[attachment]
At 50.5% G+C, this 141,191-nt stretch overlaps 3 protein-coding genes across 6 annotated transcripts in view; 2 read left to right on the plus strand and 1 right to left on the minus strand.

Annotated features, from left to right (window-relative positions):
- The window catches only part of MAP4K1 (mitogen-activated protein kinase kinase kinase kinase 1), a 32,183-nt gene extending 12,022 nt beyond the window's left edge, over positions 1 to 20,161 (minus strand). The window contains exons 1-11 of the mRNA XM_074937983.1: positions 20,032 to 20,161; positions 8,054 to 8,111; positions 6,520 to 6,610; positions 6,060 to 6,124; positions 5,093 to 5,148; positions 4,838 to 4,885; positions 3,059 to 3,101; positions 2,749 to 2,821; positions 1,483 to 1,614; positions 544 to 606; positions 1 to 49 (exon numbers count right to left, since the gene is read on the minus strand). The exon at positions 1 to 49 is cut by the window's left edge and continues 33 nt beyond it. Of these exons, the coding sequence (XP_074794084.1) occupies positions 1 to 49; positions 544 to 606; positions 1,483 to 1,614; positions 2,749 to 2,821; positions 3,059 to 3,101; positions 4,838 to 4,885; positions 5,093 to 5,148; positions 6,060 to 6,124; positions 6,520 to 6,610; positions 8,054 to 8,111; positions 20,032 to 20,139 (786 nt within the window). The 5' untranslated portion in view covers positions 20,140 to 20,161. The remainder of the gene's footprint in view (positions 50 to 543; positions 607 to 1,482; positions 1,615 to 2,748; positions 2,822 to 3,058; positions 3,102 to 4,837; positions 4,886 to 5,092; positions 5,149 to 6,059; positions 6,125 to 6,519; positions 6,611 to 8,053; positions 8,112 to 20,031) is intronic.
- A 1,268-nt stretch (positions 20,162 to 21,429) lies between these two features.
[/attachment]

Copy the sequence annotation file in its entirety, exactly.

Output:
At 50.5% G+C, this 141,191-nt stretch overlaps 3 protein-coding genes across 6 annotated transcripts in view; 2 read left to right on the plus strand and 1 right to left on the minus strand.

Annotated features, from left to right (window-relative positions):
- The window catches only part of MAP4K1 (mitogen-activated protein kinase kinase kinase kinase 1), a 32,183-nt gene extending 12,022 nt beyond the window's left edge, over positions 1 to 20,161 (minus strand). The window contains exons 1-11 of the mRNA XM_074937983.1: positions 20,032 to 20,161; positions 8,054 to 8,111; positions 6,520 to 6,610; positions 6,060 to 6,124; positions 5,093 to 5,148; positions 4,838 to 4,885; positions 3,059 to 3,101; positions 2,749 to 2,821; positions 1,483 to 1,614; positions 544 to 606; positions 1 to 49 (exon numbers count right to left, since the gene is read on the minus strand). The exon at positions 1 to 49 is cut by the window's left edge and continues 33 nt beyond it. Of these exons, the coding sequence (XP_074794084.1) occupies positions 1 to 49; positions 544 to 606; positions 1,483 to 1,614; positions 2,749 to 2,821; positions 3,059 to 3,101; positions 4,838 to 4,885; positions 5,093 to 5,148; positions 6,060 to 6,124; positions 6,520 to 6,610; positions 8,054 to 8,111; positions 20,032 to 20,139 (786 nt within the window). The 5' untranslated portion in view covers positions 20,140 to 20,161. The remainder of the gene's footprint in view (positions 50 to 543; positions 607 to 1,482; positions 1,615 to 2,748; positions 2,822 to 3,058; positions 3,102 to 4,837; positions 4,886 to 5,092; positions 5,149 to 6,059; positions 6,125 to 6,519; positions 6,611 to 8,053; positions 8,112 to 20,031) is intronic.
- A 1,268-nt stretch (positions 20,162 to 21,429) lies between these two features.